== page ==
• [0082]
    As shown in FIG. 8B, for example, on reconstructing data of the coordinate position at the n-th line in the sub scanning direction, the amount of correction Δy is equal to or larger than an equivalent of 0 pixel and smaller than an equivalent of 1 pixel in a partial area [1] in the main scanning direction. With this being the case, the coordinate conversion section 702 reads the data of n-th line as it is from the bitmap memory 208.
  • [0083]
    In a partial area [2] in the main scanning direction, the amount of correction Δy is equal to or larger than an equivalent of 1 pixel but smaller than an equivalent of 2 pixels. In this case, this partial area is entirely subjected to coordinate conversion in such a manner as to read the bitmap image at the one-line-offset position, i.e., the data of n+1-st line from the bitmap memory 208. Similarly, a partial area [3] is subjected to coordinate conversion in such a manner as to read the data of n+2-nd line, and a partial area [4] to read the data of n+3-rd line.
  • [0084]
    FIG. 8C shows light-exposure images of the image data exposed to an image carrier, which data is the one through with correction on a pixel basis by the coordinate conversion section 702. In the light-exposure images in the partial areas [1] to [5], the light-exposure positions are so offset as to be substantially a horizontally-straight line corrected for the slope (FIG. 8A) of a color shift occurred in the respective partial areas.
  • Correction Process Performed in Units Smaller than Pixel by Gradation value Conversion Section 705
  • [0085]
    Described next is a correction process performed in units smaller than a pixel by the gray conversion section 704, i.e., the process of correcting the fractional part of the amount of correction Δy. FIGS. 9A to 9F are diagrams illustrating this correction process. The correction of the fractional part of the deviation amount is performed by adjusting the gradation value of pixels preceding and subsequent to an object pixel in the sub scanning direction.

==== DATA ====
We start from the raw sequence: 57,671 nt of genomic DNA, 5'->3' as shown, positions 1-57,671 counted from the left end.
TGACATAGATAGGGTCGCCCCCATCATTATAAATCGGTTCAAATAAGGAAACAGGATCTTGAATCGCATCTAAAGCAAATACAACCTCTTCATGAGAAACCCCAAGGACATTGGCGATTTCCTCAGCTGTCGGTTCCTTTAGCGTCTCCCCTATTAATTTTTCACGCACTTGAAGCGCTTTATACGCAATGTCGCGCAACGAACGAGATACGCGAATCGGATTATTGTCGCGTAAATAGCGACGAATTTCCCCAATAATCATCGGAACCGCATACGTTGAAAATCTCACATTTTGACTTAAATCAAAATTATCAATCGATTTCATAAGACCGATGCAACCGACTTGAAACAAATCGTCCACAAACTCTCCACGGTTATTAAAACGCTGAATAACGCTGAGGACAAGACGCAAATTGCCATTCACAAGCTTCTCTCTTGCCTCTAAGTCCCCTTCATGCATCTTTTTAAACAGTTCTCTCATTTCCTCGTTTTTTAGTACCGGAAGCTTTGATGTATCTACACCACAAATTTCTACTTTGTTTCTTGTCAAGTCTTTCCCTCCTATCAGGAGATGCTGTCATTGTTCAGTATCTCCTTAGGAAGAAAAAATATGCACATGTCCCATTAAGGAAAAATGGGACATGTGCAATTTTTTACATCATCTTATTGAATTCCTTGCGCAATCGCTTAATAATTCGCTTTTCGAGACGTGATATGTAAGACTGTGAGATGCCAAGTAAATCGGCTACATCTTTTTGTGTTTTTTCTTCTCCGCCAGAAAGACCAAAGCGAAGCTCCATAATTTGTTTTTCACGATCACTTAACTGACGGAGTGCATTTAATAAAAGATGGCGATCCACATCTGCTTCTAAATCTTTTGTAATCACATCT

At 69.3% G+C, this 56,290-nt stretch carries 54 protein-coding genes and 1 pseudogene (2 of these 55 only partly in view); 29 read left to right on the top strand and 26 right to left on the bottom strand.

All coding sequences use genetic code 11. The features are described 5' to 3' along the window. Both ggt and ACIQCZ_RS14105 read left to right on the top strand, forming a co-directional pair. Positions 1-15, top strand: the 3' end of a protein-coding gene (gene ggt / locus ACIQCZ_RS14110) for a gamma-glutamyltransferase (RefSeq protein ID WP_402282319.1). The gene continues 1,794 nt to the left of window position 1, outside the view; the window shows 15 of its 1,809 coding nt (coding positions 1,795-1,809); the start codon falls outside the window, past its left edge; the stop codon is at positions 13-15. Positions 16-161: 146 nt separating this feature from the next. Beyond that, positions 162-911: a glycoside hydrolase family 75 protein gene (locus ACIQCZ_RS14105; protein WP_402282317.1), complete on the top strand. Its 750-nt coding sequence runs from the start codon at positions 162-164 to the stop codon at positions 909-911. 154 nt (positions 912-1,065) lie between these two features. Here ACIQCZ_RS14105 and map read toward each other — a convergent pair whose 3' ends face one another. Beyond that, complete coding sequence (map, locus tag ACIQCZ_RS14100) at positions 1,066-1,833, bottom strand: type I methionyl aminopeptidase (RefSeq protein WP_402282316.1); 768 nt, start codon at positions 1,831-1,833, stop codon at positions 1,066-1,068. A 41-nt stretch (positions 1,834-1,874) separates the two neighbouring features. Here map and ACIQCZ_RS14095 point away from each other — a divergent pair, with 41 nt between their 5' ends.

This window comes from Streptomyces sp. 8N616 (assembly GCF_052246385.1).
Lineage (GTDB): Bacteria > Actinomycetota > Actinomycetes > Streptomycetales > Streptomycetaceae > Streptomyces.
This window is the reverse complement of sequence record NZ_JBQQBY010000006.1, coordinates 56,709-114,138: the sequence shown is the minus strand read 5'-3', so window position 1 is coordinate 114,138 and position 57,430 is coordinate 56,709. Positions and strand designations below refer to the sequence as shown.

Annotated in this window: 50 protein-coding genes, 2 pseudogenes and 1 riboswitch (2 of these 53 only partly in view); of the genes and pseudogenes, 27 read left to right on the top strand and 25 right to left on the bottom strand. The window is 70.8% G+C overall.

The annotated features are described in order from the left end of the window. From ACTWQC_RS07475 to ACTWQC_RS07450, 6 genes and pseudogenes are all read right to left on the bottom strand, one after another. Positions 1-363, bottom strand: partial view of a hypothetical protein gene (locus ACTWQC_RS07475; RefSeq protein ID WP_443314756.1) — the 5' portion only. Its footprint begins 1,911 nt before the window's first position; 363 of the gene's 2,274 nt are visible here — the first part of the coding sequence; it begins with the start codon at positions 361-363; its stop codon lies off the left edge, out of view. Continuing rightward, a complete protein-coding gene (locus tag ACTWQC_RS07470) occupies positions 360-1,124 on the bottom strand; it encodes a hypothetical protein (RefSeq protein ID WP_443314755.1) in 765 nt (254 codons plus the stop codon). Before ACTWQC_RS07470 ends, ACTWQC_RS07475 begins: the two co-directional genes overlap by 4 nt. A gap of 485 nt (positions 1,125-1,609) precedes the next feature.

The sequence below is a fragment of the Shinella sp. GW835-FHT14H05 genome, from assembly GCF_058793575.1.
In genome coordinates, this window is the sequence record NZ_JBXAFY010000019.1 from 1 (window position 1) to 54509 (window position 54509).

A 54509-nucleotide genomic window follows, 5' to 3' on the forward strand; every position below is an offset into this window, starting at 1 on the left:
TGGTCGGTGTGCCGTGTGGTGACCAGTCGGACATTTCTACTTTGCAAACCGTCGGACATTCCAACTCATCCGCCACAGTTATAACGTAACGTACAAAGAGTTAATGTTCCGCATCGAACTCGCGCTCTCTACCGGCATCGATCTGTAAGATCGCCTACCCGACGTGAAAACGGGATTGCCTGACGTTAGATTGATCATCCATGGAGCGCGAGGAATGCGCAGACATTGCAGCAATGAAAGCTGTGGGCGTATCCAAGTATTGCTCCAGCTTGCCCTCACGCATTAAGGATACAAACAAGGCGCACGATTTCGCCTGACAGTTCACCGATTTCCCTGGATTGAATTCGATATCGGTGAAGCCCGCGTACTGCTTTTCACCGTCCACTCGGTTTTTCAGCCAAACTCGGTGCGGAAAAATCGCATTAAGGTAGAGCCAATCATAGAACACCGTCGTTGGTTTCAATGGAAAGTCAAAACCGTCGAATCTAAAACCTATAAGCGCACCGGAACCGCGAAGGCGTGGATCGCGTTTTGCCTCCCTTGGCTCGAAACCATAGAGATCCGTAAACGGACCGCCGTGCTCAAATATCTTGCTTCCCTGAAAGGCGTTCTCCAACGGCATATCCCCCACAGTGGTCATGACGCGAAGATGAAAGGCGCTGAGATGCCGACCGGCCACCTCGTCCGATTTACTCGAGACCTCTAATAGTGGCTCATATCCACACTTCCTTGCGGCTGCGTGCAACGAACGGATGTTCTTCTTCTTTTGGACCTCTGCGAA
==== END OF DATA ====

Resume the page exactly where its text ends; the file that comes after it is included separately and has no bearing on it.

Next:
• [0086]
    FIG. 9A shows an exemplary scanning line directed toward the upper right. FIG. 9B shows a bitmap image of a horizontally-straight line before the gradation value conversion. FIG. 9C shows an image being a result of correcting the bitmap image of FIG. 9B which is obtained through the correction by the coordinate conversion section 702 for canceling out the color shift caused by the sloped scanning line of FIG. 9A as described above.
  • [0087]
    The gradation value conversion section 705 adjusts the gradation values of pixels preceding and subsequent to the object pixel in the sub scanning direction. FIG. 9D shows a gradation value conversion table showing the relationship between the amount of correction Δy and a correction coefficient for use for gradation value conversion. In the table, a parameter k denotes an integer of the amount of correction Δy (round down the fractional portion), i.e., the amount of correction on a pixel basis in the sub scanning direction. The parameters β and α (the following equations (4) and (5)) are correction coefficients for correction in units smaller than a pixel in the sub scanning direction, and indicate a distribution ratio of the gradation values of the pixels preceding and subsequent to the object pixel in the sub scanning direction based on the information about the fractional part of the amount of correction Δy.
  • [0000]

    β=Δy−k   (4)
  • [0000]

    α=1−  (5)
  • [0000]
    where α denotes a distribution ratio of a pixel preceding to the object pixel, and β denotes a distribution ratio of a pixel subsequent to the object pixel.
  • [0088]
    FIG. 9E shows a bitmap image as a result of the gradation value conversion, which adjusts the gradation value ratio of the pixels preceding and subsequent to the object pixel in the sub scanning direction, in accordance with the coefficients in the gradation value conversion table. FIG. 9F shows a light-exposure image, exposed to the image carrier, of the bitmap image through with gradation value conversion as such. As shown in the figure, the image formed based on this light-exposure image looks like substantially a horizontal straight line with the slope cancelled out in the main scanning line.
  • [0089]